FAMOUS SWAHILI STORIES
The Swahili are great storytellers and use their stories to entertain each other well as teach the younger generation. Some of these stories include Nyamghondho and Abunwasi.
Nyamghondo was a young Swahili fisherman who was very poor. He hardly ever had any food because there was very little fish in the Indian Ocean. One day, he managed to catch a tiny little fish and he was very happy because he had not eaten anything in three days. Just as he was about to put it in his basket, the little fish spoke out,
“Nyamghondho, please do not eat me for dinner, I am very small and my mother will be very sad if I fail to return home,”
Nyamgondho was very hungry but he felt so sorry for the little fish that he put it back into the sea immediately and prepared to sleep hungry again. The little fish thanked him and dived back into the water happily. After a while, Nyamghondo was shocked to see a very beautiful woman coming out of the sea accompanied by hundreds of cows and goats. He was preparing to run when the beautiful woman spoke,
“Nyamghondho, please do no run; I am that little fish whose life you just saved. I wanted to test you and have discovered that you are a really kind person, now you can marry me and all these cows and goats will become yours”.
Nyamghondo was very happy and he married the beautiful woman. He became the richest man in his village and they lived happily ever after.
Abunwasi was a very clever trader who lived in a land where the King was very cruel. One day, the cruel king went to the market and saw that Abunwasi was selling the tastiest mangoes in the market. He asked his guards to take all the mangoes away and he refused to pay a single cent. Abunwasi was very sad and decided to make the cruel king pay for all the pain he had caused the people. The following day, he went to the king’s palace armed with a hugebakora (whip) and told the king,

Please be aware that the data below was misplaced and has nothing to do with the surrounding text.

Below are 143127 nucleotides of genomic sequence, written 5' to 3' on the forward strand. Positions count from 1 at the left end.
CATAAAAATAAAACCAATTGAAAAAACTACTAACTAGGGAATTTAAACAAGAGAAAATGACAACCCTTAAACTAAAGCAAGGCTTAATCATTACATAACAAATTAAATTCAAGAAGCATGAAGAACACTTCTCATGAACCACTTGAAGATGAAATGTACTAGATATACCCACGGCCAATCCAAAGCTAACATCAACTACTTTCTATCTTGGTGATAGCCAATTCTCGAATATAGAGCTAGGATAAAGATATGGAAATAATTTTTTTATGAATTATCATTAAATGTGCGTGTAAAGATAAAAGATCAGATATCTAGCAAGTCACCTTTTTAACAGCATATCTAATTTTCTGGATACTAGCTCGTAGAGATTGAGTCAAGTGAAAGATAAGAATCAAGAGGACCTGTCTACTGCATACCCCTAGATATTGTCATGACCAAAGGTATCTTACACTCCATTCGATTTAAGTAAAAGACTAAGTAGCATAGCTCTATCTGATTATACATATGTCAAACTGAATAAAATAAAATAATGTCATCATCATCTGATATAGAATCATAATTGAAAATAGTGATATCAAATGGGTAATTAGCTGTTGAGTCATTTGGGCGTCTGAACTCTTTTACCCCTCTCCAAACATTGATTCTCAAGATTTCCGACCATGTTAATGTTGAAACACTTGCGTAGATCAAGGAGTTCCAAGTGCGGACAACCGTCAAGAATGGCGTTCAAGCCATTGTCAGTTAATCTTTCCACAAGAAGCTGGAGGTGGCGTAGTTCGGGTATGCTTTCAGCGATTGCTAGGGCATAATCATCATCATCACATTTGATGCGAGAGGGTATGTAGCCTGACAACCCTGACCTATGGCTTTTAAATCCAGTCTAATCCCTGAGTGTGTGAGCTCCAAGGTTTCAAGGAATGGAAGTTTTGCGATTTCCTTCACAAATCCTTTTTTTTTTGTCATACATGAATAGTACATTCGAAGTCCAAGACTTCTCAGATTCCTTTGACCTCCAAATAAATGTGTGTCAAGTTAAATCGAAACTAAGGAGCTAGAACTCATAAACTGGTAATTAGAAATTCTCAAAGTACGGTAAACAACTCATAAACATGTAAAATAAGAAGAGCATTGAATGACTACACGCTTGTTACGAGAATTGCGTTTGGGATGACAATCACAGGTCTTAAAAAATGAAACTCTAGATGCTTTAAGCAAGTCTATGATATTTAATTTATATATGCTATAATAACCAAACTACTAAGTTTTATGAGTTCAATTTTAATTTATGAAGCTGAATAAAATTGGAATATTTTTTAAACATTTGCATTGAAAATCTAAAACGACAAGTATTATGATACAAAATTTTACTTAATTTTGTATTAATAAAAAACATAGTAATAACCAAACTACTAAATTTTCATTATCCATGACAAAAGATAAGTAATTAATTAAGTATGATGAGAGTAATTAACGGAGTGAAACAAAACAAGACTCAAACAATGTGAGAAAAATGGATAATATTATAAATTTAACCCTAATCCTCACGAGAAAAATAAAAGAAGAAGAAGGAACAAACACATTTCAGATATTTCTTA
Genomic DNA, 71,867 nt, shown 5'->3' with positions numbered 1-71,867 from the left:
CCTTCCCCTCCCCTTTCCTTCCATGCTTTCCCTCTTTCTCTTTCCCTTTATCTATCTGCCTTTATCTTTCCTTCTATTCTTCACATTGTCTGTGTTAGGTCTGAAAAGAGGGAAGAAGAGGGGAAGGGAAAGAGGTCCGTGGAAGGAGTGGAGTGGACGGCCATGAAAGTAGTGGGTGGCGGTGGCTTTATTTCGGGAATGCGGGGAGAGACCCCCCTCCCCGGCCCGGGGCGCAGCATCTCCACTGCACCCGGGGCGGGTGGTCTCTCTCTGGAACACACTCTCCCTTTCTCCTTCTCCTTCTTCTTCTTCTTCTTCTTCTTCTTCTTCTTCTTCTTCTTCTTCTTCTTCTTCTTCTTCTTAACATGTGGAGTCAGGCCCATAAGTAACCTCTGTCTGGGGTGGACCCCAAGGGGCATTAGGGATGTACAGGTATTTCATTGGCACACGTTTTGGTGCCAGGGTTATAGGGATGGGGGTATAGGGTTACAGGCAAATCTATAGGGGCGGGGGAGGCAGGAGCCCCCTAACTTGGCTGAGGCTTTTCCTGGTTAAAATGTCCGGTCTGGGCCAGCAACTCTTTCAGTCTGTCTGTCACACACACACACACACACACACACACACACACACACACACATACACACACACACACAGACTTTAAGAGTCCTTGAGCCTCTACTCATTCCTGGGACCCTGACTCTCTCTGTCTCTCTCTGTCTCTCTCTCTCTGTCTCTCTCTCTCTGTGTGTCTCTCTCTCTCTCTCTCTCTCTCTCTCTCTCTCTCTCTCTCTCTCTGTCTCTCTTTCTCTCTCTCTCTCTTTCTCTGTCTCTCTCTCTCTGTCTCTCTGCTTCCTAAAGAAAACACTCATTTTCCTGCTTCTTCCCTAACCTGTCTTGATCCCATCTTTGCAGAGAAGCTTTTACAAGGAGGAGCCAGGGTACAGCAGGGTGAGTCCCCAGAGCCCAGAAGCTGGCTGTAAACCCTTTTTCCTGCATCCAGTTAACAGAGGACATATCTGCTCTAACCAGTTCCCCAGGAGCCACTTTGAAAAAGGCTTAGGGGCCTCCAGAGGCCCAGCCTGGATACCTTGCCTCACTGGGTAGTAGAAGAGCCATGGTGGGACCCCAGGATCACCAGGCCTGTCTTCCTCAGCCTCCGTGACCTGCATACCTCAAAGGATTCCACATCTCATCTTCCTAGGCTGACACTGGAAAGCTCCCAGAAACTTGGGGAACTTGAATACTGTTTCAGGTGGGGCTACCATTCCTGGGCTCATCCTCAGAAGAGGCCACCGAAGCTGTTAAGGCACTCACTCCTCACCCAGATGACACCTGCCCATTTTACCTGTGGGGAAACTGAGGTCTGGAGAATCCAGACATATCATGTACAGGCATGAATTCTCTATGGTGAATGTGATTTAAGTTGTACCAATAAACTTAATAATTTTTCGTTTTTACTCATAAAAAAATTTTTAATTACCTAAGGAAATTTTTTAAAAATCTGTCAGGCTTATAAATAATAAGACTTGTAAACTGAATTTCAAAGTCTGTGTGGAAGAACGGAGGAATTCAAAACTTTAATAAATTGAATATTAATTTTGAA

“My king, I want to be your servant, please allow me to kill every fly that bothers you with this bakora,”
The cruel king was very happy because there were a lot of flies in the palace and he replied greedily,” You have my permission as long as you do not expect any salary.”
Abunwasi was very happy and he immediately took his place beside the king. After a moment, a big hairy fly landed on the king’s nose and Abunwasi hit it very hard with his bakora, the king yelled out in pain as another fly landed on his head and Abunwasi hit it too. The king was in a lot of pain but could not scold Abunwasi because he had allowed him to kill any fly that would bother him. He sent Abunwasi away without any punishment at all and all Abunwasi could do as the guards sent him away was smile because he had found a way to punish the cruel king.
One of the most popular children’s games of the Swahili children is called tipu(hide and seek). Around ten children gather at the village playground and one is chosen to be the “explorer”. He then shuts his eyes tightly and counts out the numbers 1-10 loudly. By the time he or she reaches number ten, everyone is supposed to have found a place to hide and the explorer then starts seeking them out. The kid who hides longest without being discovered is awarded a prize commonly referred to as “gold medal” and the game continues with the one who was discovered first becoming the next explore